Reading time: 7 minutes Sep 26th 2016

For years, I have helped thousands of people to feel better about themselves. By teaching them NLP skills and psychological strategies designed to help boost their confidence, I have focused on teaching people to become happier with who they are. Such techniques involve focusing on your strengths, accepting your weak points and fundamentally changing your beliefs about yourself. While I feel that this can be highly useful and beneficial to anyone who wants to like themselves more, recently something has occurred to me that, for me, changes the game entirely on self-esteem.

Before explaining what big shift I have had in how I see self-esteem, let me start with why my perspective changed. It was actually in the discussions I’ve had with various people over the idea of ‘talent’. Some of the most successful and ‘talented’ musicians and sportspeople that I have worked with and met all seemed to have a similar perspective on the notion of talent. Their thoughts were that it is overrated as a concept. Now, I would have always bought into the idea that ‘potential’ is overrated as I believe that potential unrealised is not potential at all since to really know that you have potential, you must at least realise it. Otherwise it is no different to any delusion we have about ourselves. But ‘talent’ was something more sacred to me. I believed that I was talented at certain things and not talented at others.

While my colleagues did not argue that some people were more ‘natural’ at skills than others, their argument was that hard work was so much more important than talent in every way. They questioned the point of talking about talent at all. I read a fascinating book on acting that suggested that spending time worrying about whether or not you have ‘talent’ is a useful waste of time. The idea was that you need to improve whether you have talent or not so regardless you have the same task that you need to engage in… work as hard as you can. Whether you are naturally gifted or not, the same suggestion is appropriate for both cases.

The argument as to why you should concern yourself with your degree of ‘talent’ is what I call the x-factor argument. We are all familiar with witnessing someone disastrously bad delude themselves into thinking they are a brilliant singer even though ear drums are broken when they audition on the reality talent show. True, if they had an infinite amount of time, it is possible they could be trained to be ‘reasonable’ singers but it would be a huge waste of their life to focus on that when there are plenty of other things they are good at. Considering this, you could say that this x-factor argument suggests the talent question is relevant in deciding how you will spend your time or the majority of your life.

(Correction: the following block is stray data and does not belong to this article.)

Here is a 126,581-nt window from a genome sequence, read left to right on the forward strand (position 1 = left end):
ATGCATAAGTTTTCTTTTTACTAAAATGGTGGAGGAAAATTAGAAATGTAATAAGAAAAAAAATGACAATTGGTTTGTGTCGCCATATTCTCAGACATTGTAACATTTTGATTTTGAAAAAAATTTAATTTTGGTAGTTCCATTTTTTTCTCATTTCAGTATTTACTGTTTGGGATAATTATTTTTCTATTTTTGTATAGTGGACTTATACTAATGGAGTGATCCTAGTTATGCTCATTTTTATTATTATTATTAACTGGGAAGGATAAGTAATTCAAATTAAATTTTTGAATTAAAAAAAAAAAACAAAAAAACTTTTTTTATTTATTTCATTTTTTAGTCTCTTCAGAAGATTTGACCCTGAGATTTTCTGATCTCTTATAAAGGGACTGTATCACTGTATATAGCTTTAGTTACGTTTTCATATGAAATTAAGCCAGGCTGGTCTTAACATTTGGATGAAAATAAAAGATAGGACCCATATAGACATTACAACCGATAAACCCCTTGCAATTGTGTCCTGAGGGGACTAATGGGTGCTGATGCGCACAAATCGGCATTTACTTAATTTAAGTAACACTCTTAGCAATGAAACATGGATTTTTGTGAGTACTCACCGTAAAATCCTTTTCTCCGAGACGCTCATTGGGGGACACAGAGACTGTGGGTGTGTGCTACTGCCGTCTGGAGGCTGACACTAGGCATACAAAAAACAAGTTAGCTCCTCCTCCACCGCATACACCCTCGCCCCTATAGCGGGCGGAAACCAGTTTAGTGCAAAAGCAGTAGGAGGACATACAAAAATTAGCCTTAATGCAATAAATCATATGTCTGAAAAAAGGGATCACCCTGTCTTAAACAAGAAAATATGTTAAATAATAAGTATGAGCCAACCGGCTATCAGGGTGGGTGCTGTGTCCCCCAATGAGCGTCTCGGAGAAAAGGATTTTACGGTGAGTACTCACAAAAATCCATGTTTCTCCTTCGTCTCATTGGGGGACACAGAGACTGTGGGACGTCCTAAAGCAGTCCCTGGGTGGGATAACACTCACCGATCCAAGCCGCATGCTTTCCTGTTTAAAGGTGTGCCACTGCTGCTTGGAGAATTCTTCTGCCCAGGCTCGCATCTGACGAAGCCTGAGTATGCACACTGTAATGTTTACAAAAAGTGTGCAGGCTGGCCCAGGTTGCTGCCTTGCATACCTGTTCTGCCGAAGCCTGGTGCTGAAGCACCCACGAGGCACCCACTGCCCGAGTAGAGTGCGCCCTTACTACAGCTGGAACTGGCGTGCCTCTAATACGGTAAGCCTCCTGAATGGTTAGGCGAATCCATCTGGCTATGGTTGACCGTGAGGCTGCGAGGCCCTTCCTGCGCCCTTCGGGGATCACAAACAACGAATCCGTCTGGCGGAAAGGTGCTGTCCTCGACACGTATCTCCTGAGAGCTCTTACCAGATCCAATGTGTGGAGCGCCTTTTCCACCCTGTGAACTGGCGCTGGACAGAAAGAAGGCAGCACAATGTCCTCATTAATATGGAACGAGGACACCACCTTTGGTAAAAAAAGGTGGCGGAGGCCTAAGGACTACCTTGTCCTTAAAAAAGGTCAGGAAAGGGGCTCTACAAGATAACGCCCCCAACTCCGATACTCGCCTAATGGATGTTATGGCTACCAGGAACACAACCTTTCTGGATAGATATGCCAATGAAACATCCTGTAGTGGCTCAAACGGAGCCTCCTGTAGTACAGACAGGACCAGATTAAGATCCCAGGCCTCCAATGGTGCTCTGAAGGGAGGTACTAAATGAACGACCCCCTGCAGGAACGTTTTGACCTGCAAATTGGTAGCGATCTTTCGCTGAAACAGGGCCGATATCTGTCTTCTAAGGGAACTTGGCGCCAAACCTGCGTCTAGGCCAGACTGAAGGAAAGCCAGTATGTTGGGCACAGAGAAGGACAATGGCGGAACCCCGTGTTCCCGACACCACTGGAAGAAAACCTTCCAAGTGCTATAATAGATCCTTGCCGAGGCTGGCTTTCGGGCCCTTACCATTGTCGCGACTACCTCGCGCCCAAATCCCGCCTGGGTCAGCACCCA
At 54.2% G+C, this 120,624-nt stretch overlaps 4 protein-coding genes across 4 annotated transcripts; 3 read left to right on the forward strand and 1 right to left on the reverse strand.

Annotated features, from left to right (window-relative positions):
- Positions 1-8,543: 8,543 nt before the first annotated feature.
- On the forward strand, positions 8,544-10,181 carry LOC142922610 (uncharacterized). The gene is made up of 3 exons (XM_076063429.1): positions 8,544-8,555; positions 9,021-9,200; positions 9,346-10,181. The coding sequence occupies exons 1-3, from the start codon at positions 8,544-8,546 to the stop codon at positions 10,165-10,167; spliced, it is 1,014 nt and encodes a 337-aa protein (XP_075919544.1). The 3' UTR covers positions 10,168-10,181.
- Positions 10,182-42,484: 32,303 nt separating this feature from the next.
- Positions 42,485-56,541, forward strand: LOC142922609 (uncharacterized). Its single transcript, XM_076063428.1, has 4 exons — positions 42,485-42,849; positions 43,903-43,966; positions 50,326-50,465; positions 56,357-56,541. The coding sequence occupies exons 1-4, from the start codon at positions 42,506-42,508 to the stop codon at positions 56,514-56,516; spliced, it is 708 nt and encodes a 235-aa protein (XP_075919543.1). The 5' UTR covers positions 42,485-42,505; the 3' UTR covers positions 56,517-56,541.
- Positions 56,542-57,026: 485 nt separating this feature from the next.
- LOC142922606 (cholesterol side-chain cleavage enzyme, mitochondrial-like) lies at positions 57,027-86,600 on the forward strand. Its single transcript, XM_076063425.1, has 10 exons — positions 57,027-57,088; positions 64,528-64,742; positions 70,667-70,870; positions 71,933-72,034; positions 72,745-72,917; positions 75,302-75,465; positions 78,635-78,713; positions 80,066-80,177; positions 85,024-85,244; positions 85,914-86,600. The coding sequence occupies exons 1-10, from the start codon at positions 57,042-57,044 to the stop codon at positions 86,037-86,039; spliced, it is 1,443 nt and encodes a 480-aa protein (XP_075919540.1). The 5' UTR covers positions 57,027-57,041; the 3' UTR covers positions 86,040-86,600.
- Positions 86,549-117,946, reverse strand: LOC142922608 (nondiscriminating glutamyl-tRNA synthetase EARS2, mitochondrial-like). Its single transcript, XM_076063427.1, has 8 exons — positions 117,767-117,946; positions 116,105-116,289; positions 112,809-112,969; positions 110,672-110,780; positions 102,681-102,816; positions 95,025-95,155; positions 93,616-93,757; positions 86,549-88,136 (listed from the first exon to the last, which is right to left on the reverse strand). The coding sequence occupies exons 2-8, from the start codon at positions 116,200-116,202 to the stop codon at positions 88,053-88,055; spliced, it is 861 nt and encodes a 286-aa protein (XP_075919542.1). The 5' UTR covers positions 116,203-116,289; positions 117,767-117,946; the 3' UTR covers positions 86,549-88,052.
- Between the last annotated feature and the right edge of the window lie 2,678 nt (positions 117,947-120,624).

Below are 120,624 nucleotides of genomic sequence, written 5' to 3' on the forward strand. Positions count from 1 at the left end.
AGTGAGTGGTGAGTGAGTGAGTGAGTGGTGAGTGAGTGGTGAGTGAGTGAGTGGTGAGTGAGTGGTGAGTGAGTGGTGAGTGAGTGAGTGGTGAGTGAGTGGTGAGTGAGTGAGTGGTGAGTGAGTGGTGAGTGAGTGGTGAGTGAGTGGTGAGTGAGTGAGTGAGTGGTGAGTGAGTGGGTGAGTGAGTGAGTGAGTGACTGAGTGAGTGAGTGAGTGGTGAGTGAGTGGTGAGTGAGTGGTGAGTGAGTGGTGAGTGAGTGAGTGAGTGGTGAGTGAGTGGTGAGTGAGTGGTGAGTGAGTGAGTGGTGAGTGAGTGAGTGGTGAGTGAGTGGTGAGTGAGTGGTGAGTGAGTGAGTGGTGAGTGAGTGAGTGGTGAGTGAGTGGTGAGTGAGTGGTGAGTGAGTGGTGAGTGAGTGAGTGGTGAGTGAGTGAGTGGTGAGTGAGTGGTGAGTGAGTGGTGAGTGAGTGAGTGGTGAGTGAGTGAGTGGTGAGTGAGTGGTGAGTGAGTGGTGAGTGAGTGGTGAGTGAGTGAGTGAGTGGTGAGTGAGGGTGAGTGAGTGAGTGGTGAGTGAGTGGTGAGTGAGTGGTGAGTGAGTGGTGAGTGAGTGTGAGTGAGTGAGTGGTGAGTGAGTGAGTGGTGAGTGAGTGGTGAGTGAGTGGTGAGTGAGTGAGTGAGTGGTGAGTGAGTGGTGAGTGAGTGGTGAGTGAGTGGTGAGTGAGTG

This makes sense except I have spent a massive amount of time with people in the arts discussing whether or not each of us are ‘talented’. We reassure each other in the chosen area that we think we are. We are relieved but deep down the question still exists. My guess is that there are people presently working at the highest level who still question how talented they are and if they should be where they are. This is because our own evaluation of how good we are at something is biased and influenced by our own feelings about ourselves and our sensitivities and esteem issues.

Then there is the question of the connection between talent and success. Talent should determine success but it rarely does.

Take acting. I know there are bad actors who are very famous and there are amazing actors who struggle to get work. This happens for a bunch of reasons including their luck, their look, their contacts, their work ethic, their agent or manager, their confidence etc. This is not the only field that this happens in. Even in sport, some of the most naturally gifted athletes do not dominate their sport when they should. Instead, someone who works harder tends to. So talent does not always predict success and I would hazard a guess that talent is a much lower predictor for success that we would assume.